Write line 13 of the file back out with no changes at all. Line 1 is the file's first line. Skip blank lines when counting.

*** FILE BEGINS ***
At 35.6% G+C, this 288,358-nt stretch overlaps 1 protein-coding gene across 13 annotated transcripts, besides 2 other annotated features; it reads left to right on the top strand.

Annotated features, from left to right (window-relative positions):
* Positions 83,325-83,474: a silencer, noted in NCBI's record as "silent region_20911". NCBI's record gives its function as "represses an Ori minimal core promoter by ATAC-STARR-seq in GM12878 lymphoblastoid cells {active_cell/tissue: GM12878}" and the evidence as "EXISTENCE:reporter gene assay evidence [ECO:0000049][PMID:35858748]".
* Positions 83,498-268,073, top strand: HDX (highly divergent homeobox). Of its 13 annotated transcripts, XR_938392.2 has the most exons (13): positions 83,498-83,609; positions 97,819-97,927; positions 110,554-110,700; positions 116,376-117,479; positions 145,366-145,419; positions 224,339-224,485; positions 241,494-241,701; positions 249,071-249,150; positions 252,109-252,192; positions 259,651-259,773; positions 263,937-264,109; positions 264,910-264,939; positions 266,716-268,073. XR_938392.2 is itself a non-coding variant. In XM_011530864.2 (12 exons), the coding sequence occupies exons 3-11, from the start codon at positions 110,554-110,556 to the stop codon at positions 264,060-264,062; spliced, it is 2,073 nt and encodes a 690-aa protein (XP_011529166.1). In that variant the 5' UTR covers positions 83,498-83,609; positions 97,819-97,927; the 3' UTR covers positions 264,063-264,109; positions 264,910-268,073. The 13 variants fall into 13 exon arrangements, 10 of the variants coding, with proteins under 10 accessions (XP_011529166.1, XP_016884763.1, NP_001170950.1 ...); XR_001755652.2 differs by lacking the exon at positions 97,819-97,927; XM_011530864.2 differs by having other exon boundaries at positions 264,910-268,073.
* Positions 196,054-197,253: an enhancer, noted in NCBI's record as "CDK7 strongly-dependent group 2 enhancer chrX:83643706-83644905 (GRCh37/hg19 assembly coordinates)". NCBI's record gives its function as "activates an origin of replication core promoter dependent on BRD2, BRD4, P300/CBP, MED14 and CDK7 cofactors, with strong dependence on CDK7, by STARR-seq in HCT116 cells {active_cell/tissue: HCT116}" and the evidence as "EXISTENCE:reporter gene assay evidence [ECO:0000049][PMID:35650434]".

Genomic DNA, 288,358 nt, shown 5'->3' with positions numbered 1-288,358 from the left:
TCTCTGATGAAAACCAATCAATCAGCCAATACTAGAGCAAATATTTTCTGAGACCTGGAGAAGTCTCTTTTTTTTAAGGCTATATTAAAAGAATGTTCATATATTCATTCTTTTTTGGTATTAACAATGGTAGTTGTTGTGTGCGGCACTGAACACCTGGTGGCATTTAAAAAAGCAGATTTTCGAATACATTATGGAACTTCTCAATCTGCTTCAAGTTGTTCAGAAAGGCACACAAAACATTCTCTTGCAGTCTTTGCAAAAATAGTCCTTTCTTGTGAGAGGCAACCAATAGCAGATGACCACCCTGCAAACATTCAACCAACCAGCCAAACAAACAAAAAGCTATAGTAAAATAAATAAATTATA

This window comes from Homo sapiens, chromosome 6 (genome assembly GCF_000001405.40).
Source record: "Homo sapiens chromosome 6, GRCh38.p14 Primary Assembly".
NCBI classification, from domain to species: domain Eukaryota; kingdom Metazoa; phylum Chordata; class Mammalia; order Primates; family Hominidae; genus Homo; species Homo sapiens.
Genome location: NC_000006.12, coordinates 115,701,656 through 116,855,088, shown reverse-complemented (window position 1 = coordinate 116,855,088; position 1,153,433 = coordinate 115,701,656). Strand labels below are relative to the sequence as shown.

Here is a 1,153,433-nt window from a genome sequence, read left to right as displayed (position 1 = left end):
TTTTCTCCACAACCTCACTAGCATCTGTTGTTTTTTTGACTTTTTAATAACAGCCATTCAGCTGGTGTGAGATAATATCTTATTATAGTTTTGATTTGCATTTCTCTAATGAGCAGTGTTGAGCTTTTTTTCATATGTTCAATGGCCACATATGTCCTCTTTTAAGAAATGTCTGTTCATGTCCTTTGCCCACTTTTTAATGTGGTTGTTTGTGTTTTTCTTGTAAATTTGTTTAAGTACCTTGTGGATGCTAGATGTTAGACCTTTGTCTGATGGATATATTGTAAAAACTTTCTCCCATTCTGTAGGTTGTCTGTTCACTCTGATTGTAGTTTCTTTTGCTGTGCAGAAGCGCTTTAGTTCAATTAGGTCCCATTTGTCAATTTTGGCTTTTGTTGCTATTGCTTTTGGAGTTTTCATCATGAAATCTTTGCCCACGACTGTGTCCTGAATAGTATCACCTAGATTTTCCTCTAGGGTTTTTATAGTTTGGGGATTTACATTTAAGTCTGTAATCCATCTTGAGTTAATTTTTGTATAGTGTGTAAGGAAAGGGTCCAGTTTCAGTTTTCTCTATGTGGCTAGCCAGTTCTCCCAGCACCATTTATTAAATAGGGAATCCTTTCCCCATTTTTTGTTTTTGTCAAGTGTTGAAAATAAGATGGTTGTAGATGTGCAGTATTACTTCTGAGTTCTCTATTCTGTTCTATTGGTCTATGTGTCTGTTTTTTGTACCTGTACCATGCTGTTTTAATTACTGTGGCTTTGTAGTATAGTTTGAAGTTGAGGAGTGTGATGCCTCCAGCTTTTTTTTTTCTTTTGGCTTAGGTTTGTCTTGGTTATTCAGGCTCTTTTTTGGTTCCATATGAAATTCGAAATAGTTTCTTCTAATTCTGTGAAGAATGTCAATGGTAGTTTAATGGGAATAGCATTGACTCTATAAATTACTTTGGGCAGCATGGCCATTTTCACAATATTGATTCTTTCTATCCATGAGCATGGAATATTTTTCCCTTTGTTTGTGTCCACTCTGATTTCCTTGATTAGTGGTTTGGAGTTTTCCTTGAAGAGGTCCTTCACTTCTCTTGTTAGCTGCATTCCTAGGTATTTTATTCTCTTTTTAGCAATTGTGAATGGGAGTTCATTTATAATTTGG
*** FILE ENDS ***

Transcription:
TTTTCTCCACAACCTCACTAGCATCTGTTGTTTTTTTGACTTTTTAATAACAGCCATTCAGCTGGTGTGAGATAATATCTTATTATAGTTTTGATTTGCATTTCTCTAATGAGCAGTGTTGAGCTTTTTTTCATATGTTCAATGGCCACATATGTCCTCTTTTAAGAAATGTCTGTTCATGTCCTTTGCCCACTTTTTAATGTGGTTGTTTGTGTTTTTCTTGTAAATTTGTTTAAGTACCTTGTGGATGCTAGATGTTAGACCTTTGTCTGATGGATATATTGTAAAAACTTTCTCCCATTCTGTAGGTTGTCTGTTCACTCTGATTGTAGTTTCTTTTGCTGTGCAGAAGCGCTTTAGTTCAATTAGGTCCCATTTGTCAATTTTGGCTTTTGTTGCTATTGCTTTTGGAGTTTTCATCATGAAATCTTTGCCCACGACTGTGTCCTGAATAGTATCACCTAGATTTTCCTCTAGGGTTTTTATAGTTTGGGGATTTACATTTAAGTCTGTAATCCATCTTGAGTTAATTTTTGTATAGTGTGTAAGGAAAGGGTCCAGTTTCAGTTTTCTCTATGTGGCTAGCCAGTTCTCCCAGCACCATTTATTAAATAGGGAATCCTTTCCCCATTTTTTGTTTTTGTCAAGTGTTGAAAATAAGATGGTTGTAGATGTGCAGTATTACTTCTGAGTTCTCTATTCTGTTCTATTGGTCTATGTGTCTGTTTTTTGTACCTGTACCATGCTGTTTTAATTACTGTGGCTTTGTAGTATAGTTTGAAGTTGAGGAGTGTGATGCCTCCAGCTTTTTTTTTTCTTTTGGCTTAGGTTTGTCTTGGTTATTCAGGCTCTTTTTTGGTTCCATATGAAATTCGAAATAGTTTCTTCTAATTCTGTGAAGAATGTCAATGGTAGTTTAATGGGAATAGCATTGACTCTATAAATTACTTTGGGCAGCATGGCCATTTTCACAATATTGATTCTTTCTATCCATGAGCATGGAATATTTTTCCCTTTGTTTGTGTCCACTCTGATTTCCTTGATTAGTGGTTTGGAGTTTTCCTTGAAGAGGTCCTTCACTTCTCTTGTTAGCTGCATTCCTAGGTATTTTATTCTCTTTTTAGCAATTGTGAATGGGAGTTCATTTATAATTTGG